Alexandria Ocasio-Cortez wore clothing to work on Thursday, and it became a thing.

Eddie Scarry, a Washington Examiner writer who covers media and politics, tweeted a photograph of the Democratic congresswoman-elect from behind, apparently taken somewhere on Capitol Hill.

“Hill staffer sent me this pic of Ocasio-Cortez they took just now,” Scarry wrote on Thursday. “I’ll tell you something: that jacket and coat don’t look like a girl who struggles.”

The tweet quickly drew tens of thousands of angry responses, spanning the range of emotion common to digital precincts: anger, humor, sarcasm but, of course, no humility.

The tweet was dissected for the curious biases it seemed to evince — about the way women should dress or be referred to, or about the appropriate attire for someone who believes that government is not the root cause of all of society’s ills.

After hours of controversy on Twitter, in which it seemed as though just about everyone had a chance to weigh in, Scarry deleted the tweet, writing that he felt it had been misinterpreted.

It was the latest example of the unusual level of scrutiny that Ocasio-Cortez, 29, has been subjected to since her insurgent victory jolted her to the forefront of the discussion about the future of Democratic politics.

Conservatives have for months picked apart details about the self-identified democratic socialist from New York.

John Cardillo, a conservative radio host, shared an image of the home Ocasio-Cortez grew up in outside New York City from Google earlier this year.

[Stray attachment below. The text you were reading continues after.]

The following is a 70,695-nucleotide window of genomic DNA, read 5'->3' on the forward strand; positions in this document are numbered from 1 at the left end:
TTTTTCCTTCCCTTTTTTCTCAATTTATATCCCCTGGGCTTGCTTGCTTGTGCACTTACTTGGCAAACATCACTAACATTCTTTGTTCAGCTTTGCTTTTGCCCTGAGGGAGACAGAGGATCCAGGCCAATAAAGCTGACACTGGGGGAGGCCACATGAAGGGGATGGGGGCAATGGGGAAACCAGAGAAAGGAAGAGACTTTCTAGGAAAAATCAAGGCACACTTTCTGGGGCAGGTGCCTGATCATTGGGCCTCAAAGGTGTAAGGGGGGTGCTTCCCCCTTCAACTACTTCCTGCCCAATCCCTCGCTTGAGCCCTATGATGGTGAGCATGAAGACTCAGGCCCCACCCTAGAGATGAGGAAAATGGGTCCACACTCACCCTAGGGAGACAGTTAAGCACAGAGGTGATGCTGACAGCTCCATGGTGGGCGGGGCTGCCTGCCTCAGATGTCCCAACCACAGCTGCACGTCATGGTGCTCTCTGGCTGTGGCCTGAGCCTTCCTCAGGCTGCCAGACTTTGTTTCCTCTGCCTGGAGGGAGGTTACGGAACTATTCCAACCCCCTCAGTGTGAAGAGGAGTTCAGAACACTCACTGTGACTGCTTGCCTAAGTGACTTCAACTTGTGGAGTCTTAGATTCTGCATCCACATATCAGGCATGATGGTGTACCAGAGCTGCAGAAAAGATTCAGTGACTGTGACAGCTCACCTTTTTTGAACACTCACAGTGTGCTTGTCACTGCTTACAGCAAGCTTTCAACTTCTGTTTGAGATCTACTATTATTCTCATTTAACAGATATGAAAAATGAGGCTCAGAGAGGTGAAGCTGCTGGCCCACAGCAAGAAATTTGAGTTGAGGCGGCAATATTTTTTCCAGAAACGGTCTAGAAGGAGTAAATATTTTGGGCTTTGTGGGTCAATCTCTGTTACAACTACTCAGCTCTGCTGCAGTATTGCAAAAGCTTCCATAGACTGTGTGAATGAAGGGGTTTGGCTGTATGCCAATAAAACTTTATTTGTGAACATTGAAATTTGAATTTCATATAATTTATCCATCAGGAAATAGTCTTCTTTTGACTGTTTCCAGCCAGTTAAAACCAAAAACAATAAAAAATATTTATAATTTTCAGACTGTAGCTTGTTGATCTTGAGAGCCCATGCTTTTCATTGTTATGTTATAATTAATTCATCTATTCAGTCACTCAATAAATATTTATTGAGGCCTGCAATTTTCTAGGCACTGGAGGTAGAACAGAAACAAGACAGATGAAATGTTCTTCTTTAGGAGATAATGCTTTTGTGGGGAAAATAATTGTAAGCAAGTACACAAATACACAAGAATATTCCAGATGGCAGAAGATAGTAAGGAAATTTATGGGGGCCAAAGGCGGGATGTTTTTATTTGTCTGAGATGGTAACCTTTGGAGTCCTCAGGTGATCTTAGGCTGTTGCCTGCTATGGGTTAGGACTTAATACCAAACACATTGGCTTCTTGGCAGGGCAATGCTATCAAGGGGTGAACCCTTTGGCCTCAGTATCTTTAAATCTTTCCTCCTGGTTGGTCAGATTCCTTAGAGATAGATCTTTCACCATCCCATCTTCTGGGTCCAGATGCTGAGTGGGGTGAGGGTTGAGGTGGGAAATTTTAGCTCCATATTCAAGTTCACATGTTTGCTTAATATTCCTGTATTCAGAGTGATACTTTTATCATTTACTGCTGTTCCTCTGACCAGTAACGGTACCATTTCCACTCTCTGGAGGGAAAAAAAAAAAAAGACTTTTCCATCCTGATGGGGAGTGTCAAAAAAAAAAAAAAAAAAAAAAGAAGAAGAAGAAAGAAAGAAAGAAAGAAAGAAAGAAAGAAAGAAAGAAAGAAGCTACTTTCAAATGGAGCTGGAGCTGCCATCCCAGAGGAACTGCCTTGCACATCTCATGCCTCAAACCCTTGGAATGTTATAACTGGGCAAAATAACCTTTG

“This is the Yorktown Heights (very nice area) home @Ocasio2018 grew up in,” he wrote. According to Cardillo, the home was a “far cry from the Bronx hood upbringing she’s selling."

A photo shoot for Interview magazine, in which Ocasio-Cortez donned a $3,000 outfit, again drew similar protests from some conservatives.

Fox News picked up the thread, with the hosts of morning show “Fox & Friends” slamming her for “expensive tastes for a socialist.”

“I mean, I want a pair of $600 shoes,” guest host Katie Pavlich said. “I think she should redistribute.”

Ocasio-Cortez, who has a lively social media presence, has responded fiercely to the criticism. She lampooned conservatives for not understanding magazine shoots after the Interview spread.

“You don’t get to keep the clothes, duh,” she wrote. “Get used to me slaying lewks because I am an excellent thrift shopper.”

A recent remark she made in the New York Times about finding an apartment in Washington before her congressional salary kicks in was similarly analyzed.

The comments seemed to emphasize a common conservative critique of socialists for owning goods that many others do. Bernie Sanders drew cries of hypocrisy when he bought a $575,000 vacation home after his presidential campaign ended in 2016.

Scarry’s Twitter history become a subject of inquiry after the tweet. People scoured his past tweets for other content to criticize. And many found what they were looking for, including multiple posts that referenced women’s rear ends.

Many speculated that Scarry’s remarks were informed by sexism.

Ocasio-Cortez said she believed that the criticism and focus on her body would probably be forthcoming regardless of what she was wearing.

“If I walked into Congress wearing a sack, they would laugh & take a picture of my backside,” she wrote on Twitter. “If I walk in with my best sale-rack clothes, they laugh & take a picture of my backside. Dark hates light — that’s why you tune it out. Shine bright & keep it pushing.”

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